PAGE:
Police Drones In Chula Vista (San Diego News Now) | KPBS Latest Industry News | by Deanna Parenti March 30,2021

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The use of drones by American police forces has skyrocketed in the last year. They are primarily used to improve law enforcement’s situational awareness. The increase in drone usage was inspired by the widespread protests throughout America during 2020. Police departments needed quick and accurate technology.

Higher and more accurate situational awareness can decrease injuries among law enforcement and allow for proper reactions to unique situations before arriving on the scene.

Recently, a county in California called Chula Vista has become a focal point in the discussion for the controversial use of drones within a police force. According to kpbs, the Chula Vista police department in California is the first to expand drone use throughout the entire city.

According to kpbs,

“Since 2018, Chula Vista police have been able to deploy drones as first responders for select law enforcement situations. In August 2019, the program was expanded to cover 33% of the city’s area. Now the F-A-A’s giving them permission to expand that coverage to all of Chula Vista. It is the first police agency in the country to be able to do so.”

Source: https://www.kpbs.org/podcasts/san-diego-news-now/2021/mar/22/police-drones-chula-vista/

However, this move does not come without any issues. A poignant problem that many police departments who have not begun using drones worry about is the lack of federal regulations for what police can legally use the drone footage for other than live time situational awareness.

Without written federal regulations there is a lot of gray area that can become highly problematic for police departments.

Nevertheless, kpbs reports that “Chula Vista Police Chief Roxana Kennedy says the Drone as First Responder program helps reduce response times, and keeps the community and officers safe.”

“These drones provide real time information to our officers while they’re in the field. The drones are up — they arrive usually prior to officers arrival. And they are able, through their cell phones or their mobile data computers, to feed them live information about what’s actually occurring.”

Source: kpbs

Chief Kennedy gave examples to kpbs,

“Officers have the ability then to see, is this an armed individual? Is this just someone pacing in the street? Do I really need to respond into the area or would it be better for me to stay back? Do they have a pen in their hand or is it a knife in their hand? So it gives them that real, critical information to make better decisions and be able to de-escalate situations so that everyone goes home safely.”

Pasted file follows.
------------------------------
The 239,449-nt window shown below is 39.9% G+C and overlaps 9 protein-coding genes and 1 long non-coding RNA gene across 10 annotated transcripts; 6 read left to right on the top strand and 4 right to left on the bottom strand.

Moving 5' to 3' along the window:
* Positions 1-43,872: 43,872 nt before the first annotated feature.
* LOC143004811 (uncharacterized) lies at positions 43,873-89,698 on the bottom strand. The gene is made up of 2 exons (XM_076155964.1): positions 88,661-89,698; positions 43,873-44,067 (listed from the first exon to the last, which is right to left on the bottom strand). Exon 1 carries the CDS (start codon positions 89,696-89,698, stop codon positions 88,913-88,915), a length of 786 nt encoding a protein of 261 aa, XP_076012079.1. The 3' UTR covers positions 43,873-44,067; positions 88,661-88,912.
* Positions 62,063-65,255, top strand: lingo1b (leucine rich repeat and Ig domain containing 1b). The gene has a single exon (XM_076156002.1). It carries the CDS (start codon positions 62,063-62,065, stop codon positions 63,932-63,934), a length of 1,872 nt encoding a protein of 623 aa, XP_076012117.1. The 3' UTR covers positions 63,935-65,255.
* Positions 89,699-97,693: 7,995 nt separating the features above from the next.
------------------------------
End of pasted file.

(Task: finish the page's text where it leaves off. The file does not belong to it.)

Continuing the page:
Source: kpbs

Although this may be true, some like Lilly Irani, a professor at UC San Diego, are worried that this decision was made without any community discussion.

“Of course a camera flying in the sky takes a lot of information beyond the information that might be targeted or publicly acceptable. The camera can look into private property, it might be able to see what’s going on in people’s backyards, it might be able to look into sites of religious worship that the community hasn’t talked about.”

Source: kpbs

Seeing a drone flying over your neighborhood may be unnerving and feel a quite invasive. Moreover, some community members may be nervous about what the police are allowed to do with footage after reaching situational awareness.

kpbs reports,

“To date, the Chula Vista Police Department says its DFR program has responded to over 5,400 calls for service and the drone was the first on-scene to over 2,500 incidents. All drone flights are logged, and flight data and maps are available on the police department website. Jacob Aere, KPBS News.”

Source: kpbs

About Author

Deanna Parenti

Deanna is from Frederick, MD. She attended Juniata College in Huntingdon, PA, to earn her Bachelor of Arts degree in English Literature and Professional Writing and minor in Fine Arts. While at Juniata she worked as a Juniata Assistant Professional Writer for the Provost.

This experience then led her to work as a journalist for Arts Help and a volunteer grant writer for Team Hope after graduating. In her free time, Deanna enjoys volunteering, making pottery, and getting outside.

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